Alberta premier says it will be illegal to ‘discriminate’ vaccination status

Premier Danielle Smith says she will not implement any future COVID-19 restrictions or vaccine mandates. As Laura Krause reports, she will instead make changes to the Human Rights Act to now allow any discrimination based on vaccination status.

By Laura Krause, Alejandro Melgar and Dean Bennett, The Canadian Press

It could soon be illegal to “discriminate” in Alberta based on COVID-19 vaccine status, according to Alberta Premier Danielle Smith on Thursday.

In a conference at the Edmonton Chamber of Commerce with businesses and organizations, Smith spoke in her first public appearance since questions from the media after she won the UCP leadership.

“The things that will be coming through within the fall as well, is a change to the Human Rights Code to make it illegal to discriminate against anyone on the basis of their COVID vaccination status,” Smith said.

She asked businesses and organizations in the province to align their COVID-19 policies with her government. That would include municipalities such as Edmonton, which butted heads with the province at times over health policy during the pandemic.

“I recognize that there are still some organizations and some businesses in Alberta, that are still doing that (discriminating), and I just want to give you a fair warning that we are going to be making a serious pivot in that regard,” Smith said.

“I would just ask if you would work with us to align your policies with the direction that we want to go in Alberta because we want to send the message to the community, to the world community, and to the investment markets, that this is a place that is open for business.”

Smith has said there will be changes to the provincial Human Rights Act to not allow any discrimination on the basis of COVID-19 vaccination, and that she will not implement any future COVID-19 restrictions.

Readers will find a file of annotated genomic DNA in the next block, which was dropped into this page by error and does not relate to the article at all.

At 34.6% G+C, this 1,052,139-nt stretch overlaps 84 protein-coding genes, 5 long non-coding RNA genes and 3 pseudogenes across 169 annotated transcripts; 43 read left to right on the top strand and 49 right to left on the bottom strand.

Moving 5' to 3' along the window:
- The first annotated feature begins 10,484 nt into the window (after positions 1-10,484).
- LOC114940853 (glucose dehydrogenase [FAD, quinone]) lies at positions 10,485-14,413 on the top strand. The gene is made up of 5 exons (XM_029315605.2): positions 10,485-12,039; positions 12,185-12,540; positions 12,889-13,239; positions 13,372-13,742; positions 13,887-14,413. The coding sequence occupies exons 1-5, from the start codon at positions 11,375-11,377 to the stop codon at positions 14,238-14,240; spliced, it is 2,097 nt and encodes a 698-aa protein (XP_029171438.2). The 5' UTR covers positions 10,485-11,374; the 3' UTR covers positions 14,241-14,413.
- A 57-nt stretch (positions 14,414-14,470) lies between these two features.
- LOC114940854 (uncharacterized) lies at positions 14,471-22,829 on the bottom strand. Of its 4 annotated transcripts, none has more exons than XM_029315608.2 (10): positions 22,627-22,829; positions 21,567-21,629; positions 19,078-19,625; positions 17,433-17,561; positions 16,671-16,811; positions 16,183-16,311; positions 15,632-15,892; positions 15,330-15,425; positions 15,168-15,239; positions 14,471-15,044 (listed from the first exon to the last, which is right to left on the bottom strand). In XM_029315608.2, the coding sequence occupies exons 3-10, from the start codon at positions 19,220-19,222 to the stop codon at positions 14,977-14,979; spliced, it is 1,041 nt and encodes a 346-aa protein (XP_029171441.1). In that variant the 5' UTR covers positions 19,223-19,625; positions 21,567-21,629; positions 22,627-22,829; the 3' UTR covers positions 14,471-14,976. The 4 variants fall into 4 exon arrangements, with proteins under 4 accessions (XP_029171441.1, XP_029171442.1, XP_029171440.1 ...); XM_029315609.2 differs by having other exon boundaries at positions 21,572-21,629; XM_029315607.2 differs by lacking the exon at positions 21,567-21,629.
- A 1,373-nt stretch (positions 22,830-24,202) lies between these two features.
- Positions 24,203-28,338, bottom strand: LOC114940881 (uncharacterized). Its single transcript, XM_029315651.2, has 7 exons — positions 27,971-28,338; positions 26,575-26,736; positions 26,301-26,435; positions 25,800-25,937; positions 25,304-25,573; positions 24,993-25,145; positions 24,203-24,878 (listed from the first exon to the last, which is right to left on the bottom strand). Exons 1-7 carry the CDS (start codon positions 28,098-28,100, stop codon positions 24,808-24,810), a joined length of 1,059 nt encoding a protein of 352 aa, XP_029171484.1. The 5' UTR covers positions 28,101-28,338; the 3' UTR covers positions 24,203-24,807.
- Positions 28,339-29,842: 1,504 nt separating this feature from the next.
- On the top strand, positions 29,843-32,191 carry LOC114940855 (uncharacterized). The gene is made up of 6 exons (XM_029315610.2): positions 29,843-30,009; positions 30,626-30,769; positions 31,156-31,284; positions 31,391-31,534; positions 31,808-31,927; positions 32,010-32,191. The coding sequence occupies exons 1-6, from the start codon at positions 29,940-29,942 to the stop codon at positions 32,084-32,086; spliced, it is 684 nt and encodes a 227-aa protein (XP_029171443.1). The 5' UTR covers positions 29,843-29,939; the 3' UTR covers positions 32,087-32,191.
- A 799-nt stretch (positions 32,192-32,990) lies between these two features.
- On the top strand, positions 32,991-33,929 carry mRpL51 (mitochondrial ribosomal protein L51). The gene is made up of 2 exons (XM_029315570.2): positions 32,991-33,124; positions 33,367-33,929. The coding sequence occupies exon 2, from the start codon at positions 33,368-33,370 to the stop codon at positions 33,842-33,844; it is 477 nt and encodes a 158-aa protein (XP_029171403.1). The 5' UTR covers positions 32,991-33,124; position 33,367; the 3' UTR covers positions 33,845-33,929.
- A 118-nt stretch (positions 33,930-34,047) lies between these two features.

Criticism was thrown at Smith for calling unvaccinated people the most-discriminated group she has seen in her lifetime and received fierce backlash on social media, including from Calgary Mayor Jyoti Gondek. She later addressed those comments without an apology.

READ MORE: Alberta Premier Danielle Smith addresses comments about unvaccinated being ‘most discriminated-against’


While she has admitted to some conflict over the vaccine passport program with municipal leaders, Smith says she hopes to renew those relationships.

“I was very pleased to hear that the province is willing to continue to work with us, that is good news, because we have a lot in common. We can work together to continue to work together to help grow our economy, revitalize our downtown Chinatown businesses district,” said Edmonton Mayor Amarjeet Sohi.

Journey to fix health system will be ‘bumpy’

Smith is also promising rocky times ahead as she reorganizes the entire governance structure of provincial health services before the end of January.

“It’s going to be a bit bumpy for the next 90 days,” Smith said in her speech to the Edmonton Chamber of Commerce.

“I know that it’s perilous to try to reform an area this big — this close to an election, but we must do it.”